Brandes C.,Leibniz University of Hanover | Steffen H.,Lantmateriet | Steffen R.,Uppsala University | Wu P.,University of Hong Kong
Geology | Year: 2015

There is growing evidence that climate-induced melting of large ice sheets has been able to trigger fault reactivation and earthquakes around the migrating ice limit. Even today, the stress due to glacial isostatic adjustment can continue to induce seismicity within the onceglaciated region. Northern Central Europe lies outside the former ice margin and is regarded as a low-seismicity area. However, several historic earthquakes with intensities of up to VII occurred in this region during the past 1200 years. Here we show with numerical simulations that the seismicity can potentially be explained by the decay of the Scandinavian ice sheet after the Weichselian glaciation. Combination of historic earthquake epicenters with fault maps relates historic seismicity to major reverse faults of Late Cretaceous age. Mesozoic normal faults remained inactive in historic times. We suggest that many faults in northern Central Europe are active during postglacial times. This is a novelty that sheds new light on the distribution of postglacial faulting and seismicity. In addition, we present the first consistent model that can explain both the occurrence of deglaciation seismicity and the historic earthquakes in northern Central Europe. © 2015 Geological Society of America.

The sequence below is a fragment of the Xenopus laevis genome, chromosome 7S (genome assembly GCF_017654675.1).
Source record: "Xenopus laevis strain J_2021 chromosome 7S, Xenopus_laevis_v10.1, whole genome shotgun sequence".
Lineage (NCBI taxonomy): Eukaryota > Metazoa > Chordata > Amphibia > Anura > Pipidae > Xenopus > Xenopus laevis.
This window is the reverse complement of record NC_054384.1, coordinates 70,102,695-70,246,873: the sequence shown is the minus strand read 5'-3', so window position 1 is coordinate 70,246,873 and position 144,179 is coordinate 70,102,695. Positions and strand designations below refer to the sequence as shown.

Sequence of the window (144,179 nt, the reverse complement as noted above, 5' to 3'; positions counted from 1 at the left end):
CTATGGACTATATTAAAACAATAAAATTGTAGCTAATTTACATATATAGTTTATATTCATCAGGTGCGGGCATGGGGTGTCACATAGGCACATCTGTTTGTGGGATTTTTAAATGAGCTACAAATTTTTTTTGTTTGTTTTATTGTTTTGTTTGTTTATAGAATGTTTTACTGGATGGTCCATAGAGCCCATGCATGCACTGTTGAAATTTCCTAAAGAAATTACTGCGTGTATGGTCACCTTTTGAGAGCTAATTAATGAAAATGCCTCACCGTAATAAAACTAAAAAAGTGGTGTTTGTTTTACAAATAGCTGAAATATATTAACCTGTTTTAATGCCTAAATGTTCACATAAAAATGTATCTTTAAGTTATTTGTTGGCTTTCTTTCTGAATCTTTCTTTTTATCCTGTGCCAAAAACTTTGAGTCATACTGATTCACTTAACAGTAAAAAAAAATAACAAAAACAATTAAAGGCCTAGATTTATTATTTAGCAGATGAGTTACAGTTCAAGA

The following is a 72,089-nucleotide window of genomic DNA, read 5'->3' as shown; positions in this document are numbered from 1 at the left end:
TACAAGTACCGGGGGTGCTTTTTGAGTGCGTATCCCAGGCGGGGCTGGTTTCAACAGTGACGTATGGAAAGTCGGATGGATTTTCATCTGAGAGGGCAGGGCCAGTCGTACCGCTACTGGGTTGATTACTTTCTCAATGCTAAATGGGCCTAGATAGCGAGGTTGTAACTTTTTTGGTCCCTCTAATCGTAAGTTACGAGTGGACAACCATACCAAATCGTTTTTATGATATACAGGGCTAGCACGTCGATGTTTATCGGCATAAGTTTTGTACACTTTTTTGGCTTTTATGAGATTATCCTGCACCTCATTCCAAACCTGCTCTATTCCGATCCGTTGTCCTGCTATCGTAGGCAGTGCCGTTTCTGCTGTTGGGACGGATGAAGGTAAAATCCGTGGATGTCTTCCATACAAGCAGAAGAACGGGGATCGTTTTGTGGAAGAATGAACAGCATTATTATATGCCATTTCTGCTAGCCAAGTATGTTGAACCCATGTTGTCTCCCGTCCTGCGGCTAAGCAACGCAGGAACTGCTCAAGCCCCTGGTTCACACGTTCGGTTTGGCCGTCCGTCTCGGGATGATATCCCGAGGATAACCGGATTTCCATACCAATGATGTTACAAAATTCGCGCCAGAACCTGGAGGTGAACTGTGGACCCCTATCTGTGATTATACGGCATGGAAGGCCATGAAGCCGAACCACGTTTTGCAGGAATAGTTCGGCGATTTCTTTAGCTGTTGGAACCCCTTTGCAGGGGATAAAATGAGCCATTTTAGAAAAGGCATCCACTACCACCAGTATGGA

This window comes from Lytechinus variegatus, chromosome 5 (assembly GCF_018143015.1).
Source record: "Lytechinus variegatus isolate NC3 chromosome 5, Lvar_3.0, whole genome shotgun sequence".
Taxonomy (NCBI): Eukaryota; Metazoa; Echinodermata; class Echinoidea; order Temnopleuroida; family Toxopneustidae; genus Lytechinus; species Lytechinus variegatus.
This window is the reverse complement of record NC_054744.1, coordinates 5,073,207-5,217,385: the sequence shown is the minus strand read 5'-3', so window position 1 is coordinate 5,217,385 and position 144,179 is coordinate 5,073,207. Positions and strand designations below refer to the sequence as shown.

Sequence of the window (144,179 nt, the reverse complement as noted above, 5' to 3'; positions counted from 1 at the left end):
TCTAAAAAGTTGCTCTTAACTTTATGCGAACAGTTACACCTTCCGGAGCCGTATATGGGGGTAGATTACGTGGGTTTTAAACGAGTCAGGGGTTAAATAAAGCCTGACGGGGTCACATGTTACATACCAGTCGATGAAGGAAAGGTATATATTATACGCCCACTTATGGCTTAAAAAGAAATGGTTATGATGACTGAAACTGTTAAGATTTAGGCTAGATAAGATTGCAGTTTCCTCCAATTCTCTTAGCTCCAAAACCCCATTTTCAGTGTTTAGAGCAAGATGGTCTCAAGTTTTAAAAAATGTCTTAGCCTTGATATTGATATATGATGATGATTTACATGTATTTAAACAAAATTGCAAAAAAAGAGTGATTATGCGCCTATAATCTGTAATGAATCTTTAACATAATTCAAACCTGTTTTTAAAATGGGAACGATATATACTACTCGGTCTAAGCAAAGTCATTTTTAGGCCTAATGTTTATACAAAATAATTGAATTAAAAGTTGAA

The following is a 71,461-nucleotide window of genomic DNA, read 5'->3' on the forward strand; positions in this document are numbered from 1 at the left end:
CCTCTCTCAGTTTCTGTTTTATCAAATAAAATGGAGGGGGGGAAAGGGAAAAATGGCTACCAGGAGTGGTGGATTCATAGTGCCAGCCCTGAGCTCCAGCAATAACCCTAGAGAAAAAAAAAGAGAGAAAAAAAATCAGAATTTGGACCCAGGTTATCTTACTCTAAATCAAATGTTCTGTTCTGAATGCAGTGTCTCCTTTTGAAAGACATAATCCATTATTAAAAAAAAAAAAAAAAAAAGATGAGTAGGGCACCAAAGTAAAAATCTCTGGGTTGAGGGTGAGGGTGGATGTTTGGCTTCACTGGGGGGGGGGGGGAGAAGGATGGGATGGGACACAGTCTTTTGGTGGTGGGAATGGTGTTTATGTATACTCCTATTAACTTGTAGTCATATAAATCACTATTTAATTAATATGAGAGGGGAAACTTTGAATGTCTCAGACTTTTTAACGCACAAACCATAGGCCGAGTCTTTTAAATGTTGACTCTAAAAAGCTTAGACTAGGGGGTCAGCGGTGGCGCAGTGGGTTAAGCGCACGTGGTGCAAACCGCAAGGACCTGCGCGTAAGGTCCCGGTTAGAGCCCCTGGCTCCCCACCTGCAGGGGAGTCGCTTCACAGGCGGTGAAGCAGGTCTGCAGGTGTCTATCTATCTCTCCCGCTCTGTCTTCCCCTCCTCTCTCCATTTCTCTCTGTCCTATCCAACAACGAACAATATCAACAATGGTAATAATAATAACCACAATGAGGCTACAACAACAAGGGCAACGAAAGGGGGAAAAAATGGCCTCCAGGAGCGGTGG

Steffen H.,Lantmateriet | Wu P.,University of Hong Kong
Solid Earth | Year: 2014

The sensitivity of global navigation satellite system (GNSS) measurements in Fennoscandia to nearby viscosity variations in the upper mantle is investigated using a 3-D finite element model of glacial isostatic adjustment (GIA). Based on the lateral viscosity structure inferred from seismic tomography and the location of the ice margin at the last glacial maximum (LGM), the GIA earth model is subdivided into four layers, where each of them contains an amalgamation of about 20 blocks of different shapes in the central area. The sensitivity kernels of the three velocity components at 10 selected GNSS stations are then computed for all the blocks. We find that GNSS stations within the formerly glaciated area are most sensitive to mantle viscosities below and in its near proximity, i.e., within about 250 km in general. However, this can be as large as 1000 km if the stations lie near the center of uplift. The sensitivity of all stations to regions outside the ice margin during the LGM is generally negligible. In addition, it is shown that prominent structures in the second (250-450 km depth) and third layers (450-550 km depth) of the upper mantle may be readily detected by GNSS measurements, while the viscosity in the first mantle layer below the lithosphere (70-250 km depth) along the Norwegian coast, which is related to lateral lithospheric thickness variation there, can also be detected but with limited sensitivity. For future investigations on the lateral viscosity structure, preference should be on GNSS stations within the LGM ice margin. But these stations can be grouped into clusters to improve the inference of viscosity in a specific area. However, the GNSS measurements used in such inversion should be weighted according to their sensitivity. Such weighting should also be applied when they are used in combination with other GIA data (e.g., relative sea-level and gravity data) for the inference of mantle viscosity. © Author(s) 2014. CC Attribution 3.0 License.